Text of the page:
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Newly Discovered Monkey Is Threatened With Extinction

Date:
August 2, 2008
Source:
Wildlife Conservation Society
Summary:
Just three years after it was discovered, a new species of monkey is threatened with extinction according to the Wildlife Conservation Society, which recently published the first-ever census of the endangered primate. Africa's 'kipunji' hovers at 1,100 individuals.

The newly discovered Kipunji has recently been reclassified as a new genus, making this the first new monkey genus discovered in over 83 years. Found only in the Southern Highlands of Tanzania, the Kipunji is extremely rare, with only 500 individuals estimated in the wild.
Credit: Copyright Tim Davenport/WCS

Just three years after it was discovered, a new species of monkey is threatened with extinction according to the Wildlife Conservation Society, which recently published the first-ever census of the endangered primate. Known as the "kipunji," the large, forest-dwelling primate hovers at 1,117 individuals, according to a study released in the July issue of the journal Oryx.

The population estimate was the result of more than 2,800 hours of field work by WCS scientists in the Southern Highlands and Udzungwa Mountains in Tanzania where the kipunji was discovered. The team found that the monkey's range is restricted to just 6.82 square miles (17.69 square kilometers) of forest in two isolated regions.

The authors also discovered that much of the monkey's remaining habitat is severely degraded by illegal logging and land conversion. In addition, the monkey itself is the target of poachers. Because of these combined threats, WCS proposes that the kipunji should be classified by the World Conservation Union (IUCN) as "critically endangered" – which means it is threatened with extinction in the wild if immediate conservation action is not taken.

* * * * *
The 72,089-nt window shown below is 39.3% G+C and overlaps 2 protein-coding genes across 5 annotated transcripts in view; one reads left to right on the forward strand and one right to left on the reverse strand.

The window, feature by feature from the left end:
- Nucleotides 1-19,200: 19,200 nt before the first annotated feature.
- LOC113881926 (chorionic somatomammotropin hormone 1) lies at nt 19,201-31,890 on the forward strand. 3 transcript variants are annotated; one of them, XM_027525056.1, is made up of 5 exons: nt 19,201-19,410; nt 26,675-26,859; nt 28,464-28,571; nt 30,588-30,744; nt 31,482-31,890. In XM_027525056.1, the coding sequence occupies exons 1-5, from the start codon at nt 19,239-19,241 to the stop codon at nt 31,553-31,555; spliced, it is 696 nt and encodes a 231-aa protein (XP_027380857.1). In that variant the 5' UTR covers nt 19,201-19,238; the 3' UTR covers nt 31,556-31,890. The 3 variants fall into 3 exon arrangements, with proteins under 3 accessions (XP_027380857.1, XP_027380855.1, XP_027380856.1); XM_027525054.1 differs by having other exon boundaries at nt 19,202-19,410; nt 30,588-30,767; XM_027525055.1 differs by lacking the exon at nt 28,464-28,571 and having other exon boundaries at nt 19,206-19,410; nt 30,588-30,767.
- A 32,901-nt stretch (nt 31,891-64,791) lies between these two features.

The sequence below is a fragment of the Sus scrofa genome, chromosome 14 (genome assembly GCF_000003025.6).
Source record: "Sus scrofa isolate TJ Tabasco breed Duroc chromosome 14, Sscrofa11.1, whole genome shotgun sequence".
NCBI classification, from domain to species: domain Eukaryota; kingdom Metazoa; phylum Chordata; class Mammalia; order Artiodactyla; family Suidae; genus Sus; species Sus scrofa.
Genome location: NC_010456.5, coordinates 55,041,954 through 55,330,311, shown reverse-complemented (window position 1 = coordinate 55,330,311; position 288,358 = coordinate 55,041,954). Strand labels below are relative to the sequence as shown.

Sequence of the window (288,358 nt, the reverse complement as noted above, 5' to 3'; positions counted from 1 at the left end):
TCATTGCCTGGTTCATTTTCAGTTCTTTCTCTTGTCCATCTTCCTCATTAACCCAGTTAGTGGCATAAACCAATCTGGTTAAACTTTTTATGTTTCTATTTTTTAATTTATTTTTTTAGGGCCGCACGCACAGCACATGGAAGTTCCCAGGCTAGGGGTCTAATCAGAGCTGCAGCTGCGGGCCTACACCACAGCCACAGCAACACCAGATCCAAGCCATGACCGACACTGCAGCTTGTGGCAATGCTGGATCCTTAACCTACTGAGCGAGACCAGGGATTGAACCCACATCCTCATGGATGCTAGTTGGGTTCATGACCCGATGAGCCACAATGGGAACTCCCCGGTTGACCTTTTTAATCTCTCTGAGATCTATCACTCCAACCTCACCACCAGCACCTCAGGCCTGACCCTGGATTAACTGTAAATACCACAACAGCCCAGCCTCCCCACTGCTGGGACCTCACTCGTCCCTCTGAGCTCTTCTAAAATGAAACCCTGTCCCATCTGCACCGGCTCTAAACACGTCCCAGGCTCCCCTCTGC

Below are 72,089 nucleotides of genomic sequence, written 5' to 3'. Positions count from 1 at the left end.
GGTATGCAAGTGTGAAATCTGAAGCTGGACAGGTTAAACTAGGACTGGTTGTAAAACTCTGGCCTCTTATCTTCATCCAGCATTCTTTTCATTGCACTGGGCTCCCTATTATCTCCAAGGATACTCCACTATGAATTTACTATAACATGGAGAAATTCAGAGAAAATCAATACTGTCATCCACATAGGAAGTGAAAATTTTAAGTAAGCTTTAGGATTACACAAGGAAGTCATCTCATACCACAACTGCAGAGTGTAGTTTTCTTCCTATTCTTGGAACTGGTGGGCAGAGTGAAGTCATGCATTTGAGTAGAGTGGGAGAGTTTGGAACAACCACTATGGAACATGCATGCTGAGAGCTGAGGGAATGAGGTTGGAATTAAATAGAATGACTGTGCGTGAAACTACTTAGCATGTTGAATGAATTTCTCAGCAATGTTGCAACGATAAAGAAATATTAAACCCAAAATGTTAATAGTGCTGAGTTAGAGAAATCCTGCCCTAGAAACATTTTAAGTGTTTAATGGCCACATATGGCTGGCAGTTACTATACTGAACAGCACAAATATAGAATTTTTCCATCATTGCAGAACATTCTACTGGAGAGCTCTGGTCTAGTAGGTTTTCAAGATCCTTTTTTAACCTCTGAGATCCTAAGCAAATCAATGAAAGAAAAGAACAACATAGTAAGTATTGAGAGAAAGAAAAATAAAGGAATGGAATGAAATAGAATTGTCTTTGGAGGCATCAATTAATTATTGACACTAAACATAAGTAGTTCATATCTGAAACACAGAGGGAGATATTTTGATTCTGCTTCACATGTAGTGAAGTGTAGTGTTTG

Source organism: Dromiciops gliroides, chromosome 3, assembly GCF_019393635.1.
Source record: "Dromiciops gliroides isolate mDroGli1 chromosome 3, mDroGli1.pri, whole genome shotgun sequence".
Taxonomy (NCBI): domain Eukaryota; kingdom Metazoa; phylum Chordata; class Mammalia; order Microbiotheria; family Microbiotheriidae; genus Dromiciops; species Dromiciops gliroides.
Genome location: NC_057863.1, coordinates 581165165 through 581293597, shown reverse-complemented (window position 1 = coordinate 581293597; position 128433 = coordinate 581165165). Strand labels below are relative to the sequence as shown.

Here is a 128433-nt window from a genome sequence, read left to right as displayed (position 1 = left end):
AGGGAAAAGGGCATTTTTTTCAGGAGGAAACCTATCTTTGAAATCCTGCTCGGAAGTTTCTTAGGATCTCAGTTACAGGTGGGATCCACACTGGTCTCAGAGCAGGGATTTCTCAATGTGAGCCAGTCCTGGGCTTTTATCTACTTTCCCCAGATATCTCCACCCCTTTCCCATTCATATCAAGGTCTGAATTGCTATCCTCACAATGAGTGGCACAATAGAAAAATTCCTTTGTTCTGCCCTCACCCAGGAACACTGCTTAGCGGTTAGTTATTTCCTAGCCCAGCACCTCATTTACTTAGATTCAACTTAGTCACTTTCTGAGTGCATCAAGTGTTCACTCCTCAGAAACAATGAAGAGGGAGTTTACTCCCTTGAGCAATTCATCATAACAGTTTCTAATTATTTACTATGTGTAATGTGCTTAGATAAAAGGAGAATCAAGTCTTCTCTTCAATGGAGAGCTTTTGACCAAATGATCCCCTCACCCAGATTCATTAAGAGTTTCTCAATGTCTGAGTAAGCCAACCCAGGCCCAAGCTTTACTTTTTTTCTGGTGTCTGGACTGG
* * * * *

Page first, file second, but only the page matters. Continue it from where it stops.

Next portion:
"The kipunji is hanging on by the thinnest of threads," said Dr. Tim Davenport, Tanzania Country Director for the Wildlife Conservation Society. "We must do all we can to safeguard this extremely rare and little understood species while there is still time."

Along with the IUCN designation, WCS is investing in the protection and restoration of the kipunji's remaining habitat and local conservation education of local people to help safeguard remaining populations.

The kipunji first made headlines in 2005 when a team of scientists led by WCS announced its discovery. Then in 2006, the monkey made news again when DNA analysis revealed that the species represented an entire new genus of primate—the first since 1923.


Story Source:

The above story is based on materials provided by Wildlife Conservation Society. Note: Materials may be edited for content and length.


Cite This Page:

Wildlife Conservation Society. "Newly Discovered Monkey Is Threatened With Extinction." ScienceDaily. ScienceDaily, 2 August 2008. <www.sciencedaily.com/releases/2008/07/080728192930.htm>.
Wildlife Conservation Society. (2008, August 2). Newly Discovered Monkey Is Threatened With Extinction. ScienceDaily. Retrieved July 28, 2014 from www.sciencedaily.com/releases/2008/07/080728192930.htm
Wildlife Conservation Society. "Newly Discovered Monkey Is Threatened With Extinction." ScienceDaily. www.sciencedaily.com/releases/2008/07/080728192930.htm (accessed July 28, 2014).

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